That being said, I really did love Throne of Glass. My fear kept me from picking it up for about a day and a half after finishing The Assassins Blade, but once I picked it up, I couldn’t put it down! I basically read it in two days! I loved the way the book started (it was a nice tie-in to The Assassin’s Blade), I loved the plot and I loved the characters. And, as mentioned in my review of The Assassin’s Blade, I love Maas’s writing and world-building skills.

Celaena is still a kick-ass bitch in Throne of Glass, though she feels a bit defeated in the beginning. It was hard seeing her that way, knowing how fierce she was in The Assassin’s Blade (one of the perks/draw-backs of reading The Assassin’s Blade first). I knew Celaena could be strong-willed, knew she could take care of herself. But I also knew she had been betrayed many times before and was scarred from those betrayals. She didn’t trust easily and was convinced her fate was sealed – that she was doomed. She picks herself up, though, and pushes forward, accepting that whatever will be, will be. She knows how to pick and choose her battles.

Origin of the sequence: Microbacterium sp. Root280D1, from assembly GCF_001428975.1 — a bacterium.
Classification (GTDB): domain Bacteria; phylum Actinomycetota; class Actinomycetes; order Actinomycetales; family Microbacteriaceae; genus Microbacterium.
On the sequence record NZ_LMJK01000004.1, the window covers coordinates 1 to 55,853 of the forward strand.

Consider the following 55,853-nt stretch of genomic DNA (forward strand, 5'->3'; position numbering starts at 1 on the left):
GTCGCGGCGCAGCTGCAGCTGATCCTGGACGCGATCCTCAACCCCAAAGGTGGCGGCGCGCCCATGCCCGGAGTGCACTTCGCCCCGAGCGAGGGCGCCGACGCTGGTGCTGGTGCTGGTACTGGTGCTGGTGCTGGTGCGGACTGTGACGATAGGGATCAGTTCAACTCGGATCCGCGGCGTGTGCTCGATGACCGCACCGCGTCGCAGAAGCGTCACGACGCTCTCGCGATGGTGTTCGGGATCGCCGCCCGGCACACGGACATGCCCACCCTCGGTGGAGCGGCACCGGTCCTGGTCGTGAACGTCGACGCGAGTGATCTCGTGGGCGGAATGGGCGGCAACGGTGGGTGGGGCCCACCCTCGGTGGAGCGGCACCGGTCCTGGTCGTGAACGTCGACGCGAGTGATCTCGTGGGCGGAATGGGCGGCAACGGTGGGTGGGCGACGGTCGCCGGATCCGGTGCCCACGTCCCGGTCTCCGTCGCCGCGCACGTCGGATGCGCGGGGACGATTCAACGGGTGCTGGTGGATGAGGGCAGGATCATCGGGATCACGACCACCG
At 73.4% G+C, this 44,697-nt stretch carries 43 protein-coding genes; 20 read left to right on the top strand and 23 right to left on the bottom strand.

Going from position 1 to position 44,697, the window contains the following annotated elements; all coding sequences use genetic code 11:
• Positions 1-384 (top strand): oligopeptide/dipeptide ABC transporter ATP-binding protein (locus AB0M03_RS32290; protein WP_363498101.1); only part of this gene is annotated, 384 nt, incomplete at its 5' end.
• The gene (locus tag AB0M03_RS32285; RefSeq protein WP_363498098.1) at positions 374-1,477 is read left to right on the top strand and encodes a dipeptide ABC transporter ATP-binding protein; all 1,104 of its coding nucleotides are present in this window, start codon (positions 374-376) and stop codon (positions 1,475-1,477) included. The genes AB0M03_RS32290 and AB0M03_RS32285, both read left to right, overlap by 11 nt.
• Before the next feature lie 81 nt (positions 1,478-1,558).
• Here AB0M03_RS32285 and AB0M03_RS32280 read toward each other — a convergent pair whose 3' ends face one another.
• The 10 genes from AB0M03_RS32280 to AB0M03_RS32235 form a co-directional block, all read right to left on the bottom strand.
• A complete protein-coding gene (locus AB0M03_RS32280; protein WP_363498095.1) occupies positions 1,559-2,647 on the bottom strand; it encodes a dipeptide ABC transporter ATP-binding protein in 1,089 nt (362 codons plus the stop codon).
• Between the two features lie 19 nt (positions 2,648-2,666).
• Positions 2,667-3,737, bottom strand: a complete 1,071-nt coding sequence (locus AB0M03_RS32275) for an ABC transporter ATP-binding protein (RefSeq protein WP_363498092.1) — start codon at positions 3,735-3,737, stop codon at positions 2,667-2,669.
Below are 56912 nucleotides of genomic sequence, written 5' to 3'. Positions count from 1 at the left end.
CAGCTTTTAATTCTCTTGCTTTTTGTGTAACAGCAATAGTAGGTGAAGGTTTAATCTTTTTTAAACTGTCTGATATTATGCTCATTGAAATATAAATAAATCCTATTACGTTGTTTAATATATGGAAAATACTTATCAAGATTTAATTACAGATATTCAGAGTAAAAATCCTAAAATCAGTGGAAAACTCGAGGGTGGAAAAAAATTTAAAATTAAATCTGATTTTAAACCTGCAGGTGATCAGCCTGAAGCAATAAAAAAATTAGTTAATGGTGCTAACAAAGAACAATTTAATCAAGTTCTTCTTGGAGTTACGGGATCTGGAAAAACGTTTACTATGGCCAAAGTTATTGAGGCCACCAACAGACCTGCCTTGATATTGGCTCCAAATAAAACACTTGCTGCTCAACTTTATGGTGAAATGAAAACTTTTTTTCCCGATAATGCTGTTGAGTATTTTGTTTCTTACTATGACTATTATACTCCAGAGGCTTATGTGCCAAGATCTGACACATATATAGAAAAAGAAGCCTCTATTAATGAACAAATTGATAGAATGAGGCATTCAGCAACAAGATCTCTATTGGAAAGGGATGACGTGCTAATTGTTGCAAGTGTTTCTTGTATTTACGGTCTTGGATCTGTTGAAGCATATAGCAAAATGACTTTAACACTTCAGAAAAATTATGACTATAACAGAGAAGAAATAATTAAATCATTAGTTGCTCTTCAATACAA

Though there was a love triangle and some insta-love (two things I’m not crazy about, though I don’t let them ruin the story for me), I truly loved this love triangle and everyone involved, so it was hard to be upset by it. In fact, I’m still torn on which team I’m on! There were moments, unfortunately, where the love triangle was very predictable, though..